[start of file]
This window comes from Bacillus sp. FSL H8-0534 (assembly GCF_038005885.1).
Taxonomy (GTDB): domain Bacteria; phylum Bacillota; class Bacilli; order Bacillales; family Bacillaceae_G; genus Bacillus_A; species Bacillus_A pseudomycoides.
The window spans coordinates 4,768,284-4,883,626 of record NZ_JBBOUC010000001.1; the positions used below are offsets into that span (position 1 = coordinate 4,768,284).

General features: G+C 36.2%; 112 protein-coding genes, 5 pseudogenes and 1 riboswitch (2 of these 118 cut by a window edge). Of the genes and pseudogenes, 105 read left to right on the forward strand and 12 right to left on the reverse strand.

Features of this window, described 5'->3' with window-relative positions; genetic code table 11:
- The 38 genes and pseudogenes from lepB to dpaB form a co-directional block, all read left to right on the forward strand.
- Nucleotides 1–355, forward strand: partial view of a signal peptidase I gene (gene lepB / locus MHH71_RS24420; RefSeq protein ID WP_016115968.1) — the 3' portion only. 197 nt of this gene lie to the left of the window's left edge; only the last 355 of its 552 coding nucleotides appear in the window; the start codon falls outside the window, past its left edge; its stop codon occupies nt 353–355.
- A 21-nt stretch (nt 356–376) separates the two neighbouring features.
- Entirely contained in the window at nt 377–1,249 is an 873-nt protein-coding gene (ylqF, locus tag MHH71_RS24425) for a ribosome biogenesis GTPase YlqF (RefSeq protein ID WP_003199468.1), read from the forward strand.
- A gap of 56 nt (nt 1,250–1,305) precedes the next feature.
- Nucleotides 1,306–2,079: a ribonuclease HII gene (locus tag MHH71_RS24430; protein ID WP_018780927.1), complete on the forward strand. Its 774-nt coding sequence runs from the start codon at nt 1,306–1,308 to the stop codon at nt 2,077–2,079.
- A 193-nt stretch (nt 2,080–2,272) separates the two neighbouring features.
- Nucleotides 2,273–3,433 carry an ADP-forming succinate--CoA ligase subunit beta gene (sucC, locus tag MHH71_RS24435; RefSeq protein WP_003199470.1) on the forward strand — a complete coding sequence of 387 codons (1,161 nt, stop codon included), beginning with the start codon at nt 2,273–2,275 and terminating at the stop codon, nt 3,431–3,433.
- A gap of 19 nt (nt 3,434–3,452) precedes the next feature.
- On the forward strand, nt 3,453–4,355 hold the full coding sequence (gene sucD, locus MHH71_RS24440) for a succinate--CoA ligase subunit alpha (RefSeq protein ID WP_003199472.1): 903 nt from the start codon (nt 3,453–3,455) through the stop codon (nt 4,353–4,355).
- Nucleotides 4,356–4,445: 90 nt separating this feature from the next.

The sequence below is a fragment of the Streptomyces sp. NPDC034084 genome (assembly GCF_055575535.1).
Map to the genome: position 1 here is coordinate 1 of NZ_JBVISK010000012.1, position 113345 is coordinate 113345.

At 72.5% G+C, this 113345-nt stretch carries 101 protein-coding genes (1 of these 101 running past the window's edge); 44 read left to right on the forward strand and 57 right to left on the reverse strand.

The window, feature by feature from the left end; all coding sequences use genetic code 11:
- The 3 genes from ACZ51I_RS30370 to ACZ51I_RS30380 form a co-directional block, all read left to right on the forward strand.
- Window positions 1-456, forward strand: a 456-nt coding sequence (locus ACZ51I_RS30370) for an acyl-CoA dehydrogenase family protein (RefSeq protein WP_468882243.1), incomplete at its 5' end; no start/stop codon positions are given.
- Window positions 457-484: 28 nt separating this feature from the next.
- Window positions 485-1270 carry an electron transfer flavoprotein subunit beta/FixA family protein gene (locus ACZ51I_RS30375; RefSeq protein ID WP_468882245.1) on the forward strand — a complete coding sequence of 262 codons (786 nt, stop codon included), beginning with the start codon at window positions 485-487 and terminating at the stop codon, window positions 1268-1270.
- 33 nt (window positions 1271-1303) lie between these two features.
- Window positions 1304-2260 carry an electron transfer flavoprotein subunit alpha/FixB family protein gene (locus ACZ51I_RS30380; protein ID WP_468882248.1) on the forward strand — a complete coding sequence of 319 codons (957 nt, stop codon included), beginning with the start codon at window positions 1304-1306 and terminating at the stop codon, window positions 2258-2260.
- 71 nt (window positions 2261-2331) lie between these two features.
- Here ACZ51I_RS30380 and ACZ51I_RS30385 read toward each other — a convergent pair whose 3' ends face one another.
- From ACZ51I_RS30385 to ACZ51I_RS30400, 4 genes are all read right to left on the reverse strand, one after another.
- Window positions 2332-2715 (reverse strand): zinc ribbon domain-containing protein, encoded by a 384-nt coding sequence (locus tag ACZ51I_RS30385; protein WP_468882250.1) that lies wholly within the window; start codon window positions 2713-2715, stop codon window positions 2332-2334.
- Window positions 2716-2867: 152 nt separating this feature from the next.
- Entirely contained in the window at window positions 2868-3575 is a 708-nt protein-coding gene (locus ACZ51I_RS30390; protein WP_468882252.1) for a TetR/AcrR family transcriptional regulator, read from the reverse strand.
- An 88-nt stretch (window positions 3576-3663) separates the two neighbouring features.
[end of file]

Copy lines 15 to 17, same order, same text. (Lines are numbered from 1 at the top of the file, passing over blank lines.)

- On the forward strand, nt 3,453–4,355 hold the full coding sequence (gene sucD, locus MHH71_RS24440) for a succinate--CoA ligase subunit alpha (RefSeq protein ID WP_003199472.1): 903 nt from the start codon (nt 3,453–3,455) through the stop codon (nt 4,353–4,355).
- Nucleotides 4,356–4,445: 90 nt separating this feature from the next.

The sequence below is a fragment of the Streptomyces sp. NPDC034084 genome (assembly GCF_055575535.1).